• leaning more toward Eclectic Paganism.: 0
      • on the fence.: +1
    • I believe in God (the Father), the Goddess (the Holy Spirit or Mary) and Jesus.
      • leaning more toward Wicca.: 0
      • leaning more toward Eclectic Paganism.: +1
      • on the fence.: 0
    • I worship nature alone.
      • leaning more toward Wicca.: 0
      • leaning more toward Eclectic Paganism.: +1
      • on the fence.: 0
    • I’m an atheist and don’t believe in any Gods or Goddesses at all.
      • leaning more toward Wicca.: 0
      • leaning more toward Eclectic Paganism.: +1
      • on the fence.: 0
  2. What best describes a typical religious ritual for you?
    • Casting a circle, calling elements, invoking deities, great rite/simple feast, etc.
      • leaning more toward Wicca.: +1
      • leaning more toward Eclectic Paganism.: 0
      • on the fence.: 0
    • Casting spells or magical workings
      • leaning more toward Wicca.: 0
      • leaning more toward Eclectic Paganism.: +1
      • on the fence.: 0
    • Both 1 and 2
      • leaning more toward Wicca.: +1
      • leaning more toward Eclectic Paganism.: 0
      • on the fence.: 0
    • There is no 'typical' or 'standard' for me—I like to plan different things each time or just be spontaneous
      • leaning more toward Wicca.: 0
      • leaning more toward Eclectic Paganism.: +1
      • on the fence.: 0
    • I have some standards/structure that are traditional but I mix it up a lot with other influences.
      • leaning more toward Wicca.: 0
      • leaning more toward Eclectic Paganism.: 0
      • on the fence.: +1
    • I don't hold rituals
      • leaning more toward Wicca.: 0
      • leaning more toward Eclectic Paganism.: +1
      • on the fence.: 0
  3. Which types of tools and supplies do you in general include in your religious practices?
    • Traditional ceremonial tools (athame, pentacle, chalice, wand, etc.)
      • leaning more toward Wicca.: +1
      • leaning more toward Eclectic Paganism.: 0
      • on the fence.: 0
    • Magic and Divination supplies (Tarot, crystals, pendulums, herbs, etc.)
      • leaning more toward Wicca.: 0
      • leaning more toward Eclectic Paganism.: +1
      • on the fence.: 0
    • Both 1 and 2
      • leaning more toward Wicca.: +1
      • leaning more toward Eclectic Paganism.: 0
      • on the fence.: 0
    • Anything I find that I like - Whatever Works
      • leaning more toward Wicca.: 0
      • leaning more toward Eclectic Paganism.: +1
      • on the fence.: 0
    • All of the above
      • leaning more toward Wicca.: 0
      • leaning more toward Eclectic Paganism.: 0
      • on the fence.: +1
  4. Which best describes beliefs on the nature of the universe?
    • The spiritual and the mundane are always overlapping.
      • leaning more toward Wicca.: +1
      • leaning more toward Eclectic Paganism.: 0
      • on the fence.: 0
    • Forces in the universe are complementary and are at their best when in balance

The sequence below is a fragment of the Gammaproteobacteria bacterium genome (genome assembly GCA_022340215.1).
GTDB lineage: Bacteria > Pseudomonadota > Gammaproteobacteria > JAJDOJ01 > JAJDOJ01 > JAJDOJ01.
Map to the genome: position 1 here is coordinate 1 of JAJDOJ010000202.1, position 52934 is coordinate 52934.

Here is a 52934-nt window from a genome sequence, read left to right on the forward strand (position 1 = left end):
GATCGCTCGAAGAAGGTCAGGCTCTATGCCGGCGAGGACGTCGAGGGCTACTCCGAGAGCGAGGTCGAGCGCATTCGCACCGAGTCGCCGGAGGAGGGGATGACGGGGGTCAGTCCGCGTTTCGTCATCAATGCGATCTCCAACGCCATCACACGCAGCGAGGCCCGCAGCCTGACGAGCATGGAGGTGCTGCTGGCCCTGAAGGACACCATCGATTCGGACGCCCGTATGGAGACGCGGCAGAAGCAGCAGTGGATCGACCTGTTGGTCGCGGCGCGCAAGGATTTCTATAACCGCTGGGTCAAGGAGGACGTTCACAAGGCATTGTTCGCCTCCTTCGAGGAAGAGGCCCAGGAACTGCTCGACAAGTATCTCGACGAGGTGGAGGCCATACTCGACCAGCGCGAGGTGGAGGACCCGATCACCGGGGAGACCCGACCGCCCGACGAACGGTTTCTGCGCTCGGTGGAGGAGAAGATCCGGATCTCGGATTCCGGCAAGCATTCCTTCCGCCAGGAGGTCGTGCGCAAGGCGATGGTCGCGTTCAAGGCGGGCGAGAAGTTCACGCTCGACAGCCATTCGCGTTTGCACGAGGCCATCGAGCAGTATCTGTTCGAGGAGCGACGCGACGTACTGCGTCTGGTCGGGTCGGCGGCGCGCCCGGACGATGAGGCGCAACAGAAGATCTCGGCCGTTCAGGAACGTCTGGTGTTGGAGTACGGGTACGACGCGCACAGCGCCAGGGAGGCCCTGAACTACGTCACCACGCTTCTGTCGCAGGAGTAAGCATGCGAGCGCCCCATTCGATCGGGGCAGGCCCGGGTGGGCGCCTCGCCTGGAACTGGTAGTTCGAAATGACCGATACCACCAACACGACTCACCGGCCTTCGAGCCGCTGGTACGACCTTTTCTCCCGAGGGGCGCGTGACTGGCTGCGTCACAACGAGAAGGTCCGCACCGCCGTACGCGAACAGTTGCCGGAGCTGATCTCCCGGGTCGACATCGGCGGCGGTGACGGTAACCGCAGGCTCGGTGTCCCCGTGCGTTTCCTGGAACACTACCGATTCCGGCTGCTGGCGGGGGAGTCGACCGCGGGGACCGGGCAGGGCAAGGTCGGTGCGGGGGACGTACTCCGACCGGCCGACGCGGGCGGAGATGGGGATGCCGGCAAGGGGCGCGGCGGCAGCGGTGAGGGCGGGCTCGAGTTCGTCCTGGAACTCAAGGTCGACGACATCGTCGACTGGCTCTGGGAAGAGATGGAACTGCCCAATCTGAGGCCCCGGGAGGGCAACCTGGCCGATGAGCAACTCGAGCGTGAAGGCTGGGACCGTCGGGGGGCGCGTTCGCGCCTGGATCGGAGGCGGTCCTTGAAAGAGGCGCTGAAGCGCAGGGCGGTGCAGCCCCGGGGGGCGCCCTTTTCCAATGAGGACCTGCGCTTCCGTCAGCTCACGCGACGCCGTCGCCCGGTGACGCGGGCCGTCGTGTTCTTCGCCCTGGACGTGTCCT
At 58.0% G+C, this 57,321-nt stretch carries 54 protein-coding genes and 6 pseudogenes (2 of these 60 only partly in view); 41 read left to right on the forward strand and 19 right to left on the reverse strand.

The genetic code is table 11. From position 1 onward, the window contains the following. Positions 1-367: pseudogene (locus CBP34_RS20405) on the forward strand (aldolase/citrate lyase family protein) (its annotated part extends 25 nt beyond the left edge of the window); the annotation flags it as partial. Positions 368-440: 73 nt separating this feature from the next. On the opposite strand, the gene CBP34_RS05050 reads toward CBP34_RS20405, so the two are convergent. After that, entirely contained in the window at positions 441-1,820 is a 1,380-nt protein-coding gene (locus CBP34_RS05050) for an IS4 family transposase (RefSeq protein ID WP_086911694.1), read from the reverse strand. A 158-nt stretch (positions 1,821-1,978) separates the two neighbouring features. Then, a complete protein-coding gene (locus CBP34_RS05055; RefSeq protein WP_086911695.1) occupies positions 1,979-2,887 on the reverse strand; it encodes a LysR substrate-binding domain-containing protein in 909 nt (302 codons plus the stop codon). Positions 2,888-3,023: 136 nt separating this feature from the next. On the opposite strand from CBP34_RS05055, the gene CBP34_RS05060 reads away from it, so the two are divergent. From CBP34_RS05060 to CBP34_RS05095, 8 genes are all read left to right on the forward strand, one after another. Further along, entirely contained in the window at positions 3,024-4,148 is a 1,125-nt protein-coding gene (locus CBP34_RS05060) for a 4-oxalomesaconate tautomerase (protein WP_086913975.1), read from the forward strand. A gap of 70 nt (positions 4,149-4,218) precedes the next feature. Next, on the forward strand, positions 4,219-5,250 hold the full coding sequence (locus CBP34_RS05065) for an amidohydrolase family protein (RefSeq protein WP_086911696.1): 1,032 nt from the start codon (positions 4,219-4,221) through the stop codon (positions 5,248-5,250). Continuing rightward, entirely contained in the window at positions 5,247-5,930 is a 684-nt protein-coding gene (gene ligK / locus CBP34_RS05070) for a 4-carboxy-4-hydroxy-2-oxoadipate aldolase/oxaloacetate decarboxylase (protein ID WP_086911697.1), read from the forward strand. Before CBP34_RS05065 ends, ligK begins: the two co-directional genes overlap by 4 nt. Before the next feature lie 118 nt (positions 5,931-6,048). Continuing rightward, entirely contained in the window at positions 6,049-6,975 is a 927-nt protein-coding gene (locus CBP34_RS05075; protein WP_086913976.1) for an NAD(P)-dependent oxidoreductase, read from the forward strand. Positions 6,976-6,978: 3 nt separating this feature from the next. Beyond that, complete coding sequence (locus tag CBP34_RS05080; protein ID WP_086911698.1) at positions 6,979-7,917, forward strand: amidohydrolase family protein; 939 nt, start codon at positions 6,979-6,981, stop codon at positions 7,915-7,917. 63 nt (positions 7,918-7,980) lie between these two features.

• leaning more toward Wicca.: +1
      • leaning more toward Eclectic Paganism.: 0
      • on the fence.: 0
    • Forces in the universe are opposing and engaged in a battle between good and evil
      • leaning more toward Wicca.: 0
      • leaning more toward Eclectic Paganism.: +1
      • on the fence.: 0
    • Both 1 and 2
      • leaning more toward Wicca.: +1
      • leaning more toward Eclectic Paganism.: 0
      • on the fence.: 0
    • Both 1 and 3
      • leaning more toward Wicca.: 0
      • leaning more toward Eclectic Paganism.: +1
      • on the fence.: 0
    • 1, 2 and 3
      • leaning more toward Wicca.: 0
      • leaning more toward Eclectic Paganism.: 0
      • on the fence.: +1
  5. Do you observe the Wheel of the Year and the 8 sabbats in any way?
    • Yes, strictly, with rituals every sabbat
      • leaning more toward Wicca.: +1
      • leaning more toward Eclectic Paganism.: 0
      • on the fence.: 0
    • Yes, generally, I mark sabbats in some way (formal or informal)
      • leaning more toward Wicca.: +1
      • leaning more toward Eclectic Paganism.: 0
      • on the fence.: 0
    • I have adapted the Wheel of the Year to suit my local area but I stick to the basic idea of the agricultural cycle
      • leaning more toward Wicca.: +1
      • leaning more toward Eclectic Paganism.: 0
      • on the fence.: 0
    • Very sporadically, if I feel like it. They’re not very important to me.
      • leaning more toward Wicca.: 0
      • leaning more toward Eclectic Paganism.: 0
      • on the fence.: +1
    • Some of them; plus some other holidays (such as Christmas, Rush Hashana, Dwali, or any others)
      • leaning more toward Wicca.: 0
      • leaning more toward Eclectic Paganism.: 0
      • on the fence.: +1
    • I don't celebrate any of the Wheel of the Year, I have other holidays.
      • leaning more toward Wicca.: 0
      • leaning more toward Eclectic Paganism.: +1
      • on the fence.: 0
    • There’s 8 of them?!! o_O
      • leaning more toward Wicca.: 0
      • leaning more toward Eclectic Paganism.: +1
      • on the fence.: 0

This table shows the meaning of each possible result:

leaning more toward Wicca.

You lean more specifically toward Wicca. Even if not strictly following the religion, you appear to fall more in line with it than not.

leaning more toward Eclectic Paganism.